Product packaging strategy

Strategy is coordinated actions. In the 3P model it means the product, promotion, and placement depend on each other.

Recently I was in a mall which is a collection of “try things on” stores. The 2022 mall is the placement of items, the products are clothes, jewelry, and food. That’s coordinated actions, here are three more examples.

RXBAR switched from (left) an original design done in PowerPoint to something simpler. The new design communicated what the bar was and helped it stand out on the retail shelves.

Aldi cereal has long barcodes because the Aldi aim is affordability. The company sells white label products with long barcodes to speed up the check out.

Haven’s Kitchen offers QR codes on the store boxes. Founder Alison Cayne learned this lesson when she taught cooking classes: teaching people what to eat did not help them figure out how to do it. The QR codes offer extra communication.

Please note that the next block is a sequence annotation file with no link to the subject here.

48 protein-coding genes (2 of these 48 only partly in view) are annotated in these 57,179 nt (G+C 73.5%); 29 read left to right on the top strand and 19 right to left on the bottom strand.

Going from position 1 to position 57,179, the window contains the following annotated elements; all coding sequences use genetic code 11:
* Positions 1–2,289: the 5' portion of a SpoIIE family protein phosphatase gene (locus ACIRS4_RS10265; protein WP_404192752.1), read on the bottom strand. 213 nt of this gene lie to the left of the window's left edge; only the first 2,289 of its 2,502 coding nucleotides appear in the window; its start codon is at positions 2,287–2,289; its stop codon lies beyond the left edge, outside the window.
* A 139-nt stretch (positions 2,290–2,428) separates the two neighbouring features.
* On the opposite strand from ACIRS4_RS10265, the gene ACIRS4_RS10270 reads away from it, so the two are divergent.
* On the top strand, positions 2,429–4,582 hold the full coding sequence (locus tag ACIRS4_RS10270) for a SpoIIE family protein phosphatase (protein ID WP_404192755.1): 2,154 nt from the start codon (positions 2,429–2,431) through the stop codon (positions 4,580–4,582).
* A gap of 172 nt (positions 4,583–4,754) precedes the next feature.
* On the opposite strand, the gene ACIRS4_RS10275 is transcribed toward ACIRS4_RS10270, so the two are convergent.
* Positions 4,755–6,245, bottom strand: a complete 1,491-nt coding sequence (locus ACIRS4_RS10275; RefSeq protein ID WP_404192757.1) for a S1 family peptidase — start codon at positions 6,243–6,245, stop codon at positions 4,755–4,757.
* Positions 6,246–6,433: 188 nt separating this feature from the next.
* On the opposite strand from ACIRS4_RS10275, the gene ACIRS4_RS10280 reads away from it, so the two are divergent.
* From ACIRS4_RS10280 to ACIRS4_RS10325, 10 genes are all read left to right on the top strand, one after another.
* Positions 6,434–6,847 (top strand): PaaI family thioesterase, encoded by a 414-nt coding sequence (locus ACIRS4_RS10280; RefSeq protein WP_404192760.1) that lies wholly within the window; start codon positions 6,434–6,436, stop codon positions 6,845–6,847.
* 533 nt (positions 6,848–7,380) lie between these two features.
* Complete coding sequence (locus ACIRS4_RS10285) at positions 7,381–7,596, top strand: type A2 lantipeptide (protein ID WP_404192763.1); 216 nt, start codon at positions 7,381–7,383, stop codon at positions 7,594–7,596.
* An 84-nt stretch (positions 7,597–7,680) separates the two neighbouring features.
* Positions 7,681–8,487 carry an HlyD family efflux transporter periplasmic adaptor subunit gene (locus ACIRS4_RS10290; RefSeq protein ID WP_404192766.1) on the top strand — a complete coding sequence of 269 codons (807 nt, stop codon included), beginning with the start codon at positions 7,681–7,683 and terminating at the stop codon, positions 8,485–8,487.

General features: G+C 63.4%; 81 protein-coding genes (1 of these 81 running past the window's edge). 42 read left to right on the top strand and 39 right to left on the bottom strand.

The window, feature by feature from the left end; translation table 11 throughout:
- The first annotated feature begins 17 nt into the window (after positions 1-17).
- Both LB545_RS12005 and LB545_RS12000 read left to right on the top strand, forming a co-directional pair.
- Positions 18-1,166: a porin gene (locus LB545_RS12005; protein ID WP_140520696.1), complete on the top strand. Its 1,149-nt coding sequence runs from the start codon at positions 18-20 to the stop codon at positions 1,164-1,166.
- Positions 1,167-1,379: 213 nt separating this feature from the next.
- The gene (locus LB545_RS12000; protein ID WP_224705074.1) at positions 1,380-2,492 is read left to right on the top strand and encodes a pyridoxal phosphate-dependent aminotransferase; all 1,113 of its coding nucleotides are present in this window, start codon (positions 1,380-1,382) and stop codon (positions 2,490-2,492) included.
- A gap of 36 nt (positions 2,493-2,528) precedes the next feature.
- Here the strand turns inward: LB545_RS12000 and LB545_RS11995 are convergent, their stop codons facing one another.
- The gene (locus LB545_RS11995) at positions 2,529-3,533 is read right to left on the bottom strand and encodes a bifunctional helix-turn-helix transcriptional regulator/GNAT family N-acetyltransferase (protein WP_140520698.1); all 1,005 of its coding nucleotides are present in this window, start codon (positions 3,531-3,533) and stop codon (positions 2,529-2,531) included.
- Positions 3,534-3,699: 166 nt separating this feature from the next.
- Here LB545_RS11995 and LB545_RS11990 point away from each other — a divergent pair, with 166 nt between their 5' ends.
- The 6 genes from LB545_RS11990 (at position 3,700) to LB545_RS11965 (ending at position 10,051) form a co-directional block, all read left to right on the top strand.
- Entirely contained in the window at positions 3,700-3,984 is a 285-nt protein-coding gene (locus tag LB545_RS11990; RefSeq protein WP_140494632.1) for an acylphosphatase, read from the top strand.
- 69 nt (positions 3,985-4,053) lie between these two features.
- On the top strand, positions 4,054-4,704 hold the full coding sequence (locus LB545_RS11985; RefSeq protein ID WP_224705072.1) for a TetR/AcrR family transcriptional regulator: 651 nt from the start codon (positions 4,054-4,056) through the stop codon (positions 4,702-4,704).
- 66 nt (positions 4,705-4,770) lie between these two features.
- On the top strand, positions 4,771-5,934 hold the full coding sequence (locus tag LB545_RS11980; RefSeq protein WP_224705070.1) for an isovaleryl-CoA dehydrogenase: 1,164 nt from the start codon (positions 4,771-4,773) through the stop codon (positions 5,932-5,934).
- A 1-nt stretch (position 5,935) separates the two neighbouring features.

Via Modern Retail

Packaging strategy does not mean product will sell but it makes it more likely. This isn’t just sampling bias either.

First, we can think like an economist and look at the market: what works? If for many years many products across many categories have optimized their package design then it has some importance.

Second, we can think like an investor and invert the question: can packaging be bad? Yes!

Great packaging is overrated but packaging strategy is not. The product, placement, and promotion have to fit with each other’s tradeoffs.

All of the Product, Placement, and Promotion posts.

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